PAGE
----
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Lorene Taurerewa, Unnerved: The New Zealand Project, Gallery of Modern Art, Brisbane, Australia 2010

Lorene Taurerewa | New Zealand | Psychopompe (detail) (from `Psychopompe' series) 2008 | Pen and ink on mylar 20 sheets: 30.5 x 23cm (each) | Purchased 2008. The Queensland Government's Gallery of Modern Art Acquisitions Fund | Collection: Queensland Art Gallery

Lorene Taurerewa’s works evoke feelings of uncanniness or strangeness in relatively familiar settings. Taurerewa uses an emotive visual language to draw on her ancestral inheritance, Aesop’s fables, Grimm’s fairytales and Jungian tropes, culminating in a visual code that both fascinates and repels.

Psychopompos (from Greek) means a ‘guide of souls’, and refers to a spiritual being, often animal in form, who shepherds the recently departed from this life to the next. In the psychoanalytic terminology of Carl Jung, the ‘psychopomp’ mediates our conscious and unconscious realms. In Aesop’s allegories, animal characters reflected human traits in order to illustrate moral lessons. Taurerewa’s cast of animals likewise appear to escort human protagonists to unknown places.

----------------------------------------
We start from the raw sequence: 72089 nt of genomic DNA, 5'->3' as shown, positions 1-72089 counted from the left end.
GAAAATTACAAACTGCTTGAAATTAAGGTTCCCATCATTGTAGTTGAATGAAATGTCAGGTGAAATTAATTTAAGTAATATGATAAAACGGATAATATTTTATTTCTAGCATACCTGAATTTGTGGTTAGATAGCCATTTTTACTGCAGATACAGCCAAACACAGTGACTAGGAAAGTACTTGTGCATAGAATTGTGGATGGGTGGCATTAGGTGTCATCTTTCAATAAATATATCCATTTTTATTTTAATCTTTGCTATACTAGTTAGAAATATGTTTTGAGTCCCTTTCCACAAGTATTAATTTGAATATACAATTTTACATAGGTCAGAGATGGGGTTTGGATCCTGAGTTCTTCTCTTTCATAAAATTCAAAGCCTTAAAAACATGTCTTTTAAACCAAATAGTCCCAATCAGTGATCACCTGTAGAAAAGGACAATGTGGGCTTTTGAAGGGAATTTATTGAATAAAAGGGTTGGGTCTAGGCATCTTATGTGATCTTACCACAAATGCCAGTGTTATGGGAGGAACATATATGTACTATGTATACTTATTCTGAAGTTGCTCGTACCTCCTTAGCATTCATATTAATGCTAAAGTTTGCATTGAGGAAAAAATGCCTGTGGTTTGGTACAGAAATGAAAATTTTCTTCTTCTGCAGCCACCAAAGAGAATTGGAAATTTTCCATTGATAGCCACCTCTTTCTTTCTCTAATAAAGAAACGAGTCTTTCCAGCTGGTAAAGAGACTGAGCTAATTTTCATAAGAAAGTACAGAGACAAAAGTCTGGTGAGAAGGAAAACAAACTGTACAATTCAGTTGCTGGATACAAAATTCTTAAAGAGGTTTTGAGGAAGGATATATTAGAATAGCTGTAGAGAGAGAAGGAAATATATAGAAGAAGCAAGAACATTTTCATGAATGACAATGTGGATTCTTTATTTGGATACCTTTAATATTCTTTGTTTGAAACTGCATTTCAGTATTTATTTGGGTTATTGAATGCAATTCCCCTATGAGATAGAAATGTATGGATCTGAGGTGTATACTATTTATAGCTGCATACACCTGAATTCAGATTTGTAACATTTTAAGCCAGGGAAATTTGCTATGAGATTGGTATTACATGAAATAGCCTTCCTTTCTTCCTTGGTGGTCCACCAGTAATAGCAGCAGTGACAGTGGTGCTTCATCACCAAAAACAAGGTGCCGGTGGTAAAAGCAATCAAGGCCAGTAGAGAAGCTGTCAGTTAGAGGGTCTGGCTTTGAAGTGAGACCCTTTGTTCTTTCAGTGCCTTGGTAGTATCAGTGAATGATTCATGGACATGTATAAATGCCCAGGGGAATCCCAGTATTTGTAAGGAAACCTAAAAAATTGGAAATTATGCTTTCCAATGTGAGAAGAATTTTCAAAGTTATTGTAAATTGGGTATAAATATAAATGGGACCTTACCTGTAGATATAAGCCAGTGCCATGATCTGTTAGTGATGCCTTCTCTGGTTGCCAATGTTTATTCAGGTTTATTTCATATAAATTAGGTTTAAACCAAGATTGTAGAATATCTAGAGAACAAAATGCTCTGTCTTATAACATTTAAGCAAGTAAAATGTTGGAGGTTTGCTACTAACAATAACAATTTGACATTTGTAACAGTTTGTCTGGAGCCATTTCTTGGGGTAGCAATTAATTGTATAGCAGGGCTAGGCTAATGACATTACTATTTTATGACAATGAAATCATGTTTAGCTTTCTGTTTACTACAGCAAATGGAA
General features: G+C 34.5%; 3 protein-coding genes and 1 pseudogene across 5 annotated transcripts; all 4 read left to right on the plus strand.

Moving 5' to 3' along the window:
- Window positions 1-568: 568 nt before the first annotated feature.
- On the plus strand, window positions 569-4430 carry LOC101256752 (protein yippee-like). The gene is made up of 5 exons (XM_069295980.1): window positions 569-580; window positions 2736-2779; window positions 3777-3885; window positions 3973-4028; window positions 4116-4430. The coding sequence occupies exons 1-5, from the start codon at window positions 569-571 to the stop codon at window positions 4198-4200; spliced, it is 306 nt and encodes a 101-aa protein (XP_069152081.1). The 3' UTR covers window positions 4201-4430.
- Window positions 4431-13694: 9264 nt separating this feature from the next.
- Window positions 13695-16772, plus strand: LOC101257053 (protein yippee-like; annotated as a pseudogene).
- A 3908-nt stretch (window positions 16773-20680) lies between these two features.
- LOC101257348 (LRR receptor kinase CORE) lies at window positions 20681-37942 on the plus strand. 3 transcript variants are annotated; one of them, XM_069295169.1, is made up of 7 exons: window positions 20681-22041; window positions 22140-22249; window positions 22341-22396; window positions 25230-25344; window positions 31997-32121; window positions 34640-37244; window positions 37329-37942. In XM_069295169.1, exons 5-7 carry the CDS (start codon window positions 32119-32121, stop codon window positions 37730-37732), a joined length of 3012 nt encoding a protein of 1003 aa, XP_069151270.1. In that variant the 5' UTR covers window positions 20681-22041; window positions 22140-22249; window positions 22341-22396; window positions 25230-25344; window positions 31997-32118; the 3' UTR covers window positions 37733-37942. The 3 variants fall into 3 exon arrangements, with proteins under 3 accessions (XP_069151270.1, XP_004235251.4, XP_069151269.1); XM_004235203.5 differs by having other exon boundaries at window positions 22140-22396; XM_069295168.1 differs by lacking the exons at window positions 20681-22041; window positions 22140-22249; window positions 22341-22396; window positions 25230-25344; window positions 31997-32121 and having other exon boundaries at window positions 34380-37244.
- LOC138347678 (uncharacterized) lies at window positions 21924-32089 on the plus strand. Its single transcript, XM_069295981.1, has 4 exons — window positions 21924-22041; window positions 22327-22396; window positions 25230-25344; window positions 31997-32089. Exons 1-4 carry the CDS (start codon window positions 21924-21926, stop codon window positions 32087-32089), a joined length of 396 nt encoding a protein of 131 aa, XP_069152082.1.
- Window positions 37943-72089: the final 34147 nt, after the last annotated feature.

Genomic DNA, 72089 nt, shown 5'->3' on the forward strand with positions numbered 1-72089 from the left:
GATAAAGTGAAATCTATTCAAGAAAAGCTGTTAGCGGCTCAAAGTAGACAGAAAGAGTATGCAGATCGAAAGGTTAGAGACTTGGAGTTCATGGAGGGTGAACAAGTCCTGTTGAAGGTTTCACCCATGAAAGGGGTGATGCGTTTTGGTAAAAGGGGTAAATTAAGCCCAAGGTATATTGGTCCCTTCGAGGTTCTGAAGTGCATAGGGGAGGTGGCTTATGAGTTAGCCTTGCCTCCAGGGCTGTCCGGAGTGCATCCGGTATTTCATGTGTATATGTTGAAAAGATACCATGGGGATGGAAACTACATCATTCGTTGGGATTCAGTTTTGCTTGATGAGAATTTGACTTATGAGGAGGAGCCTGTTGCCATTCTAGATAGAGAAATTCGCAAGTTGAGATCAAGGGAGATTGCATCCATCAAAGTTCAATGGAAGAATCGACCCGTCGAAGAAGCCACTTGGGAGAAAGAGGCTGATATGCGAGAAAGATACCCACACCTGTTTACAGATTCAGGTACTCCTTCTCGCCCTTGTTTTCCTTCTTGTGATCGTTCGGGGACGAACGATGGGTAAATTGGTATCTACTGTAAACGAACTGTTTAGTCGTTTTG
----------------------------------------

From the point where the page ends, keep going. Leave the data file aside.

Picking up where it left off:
Taurerewa’s drawings are delicate and intuitive, and their ephemeral nature is heightened by their translucent plastic background. Here, Taurewara draws on her study of traditional Chinese brush-and-ink painting, and its key concept of the void or emptiness. Dark and otherworldly, Psychopompe appears to exist outside time, emerging instead as the not-quite-controllable creations of psychological realms.

Unnerved: Curators Essay - Maud Page

All images © Lorene Taurerewa
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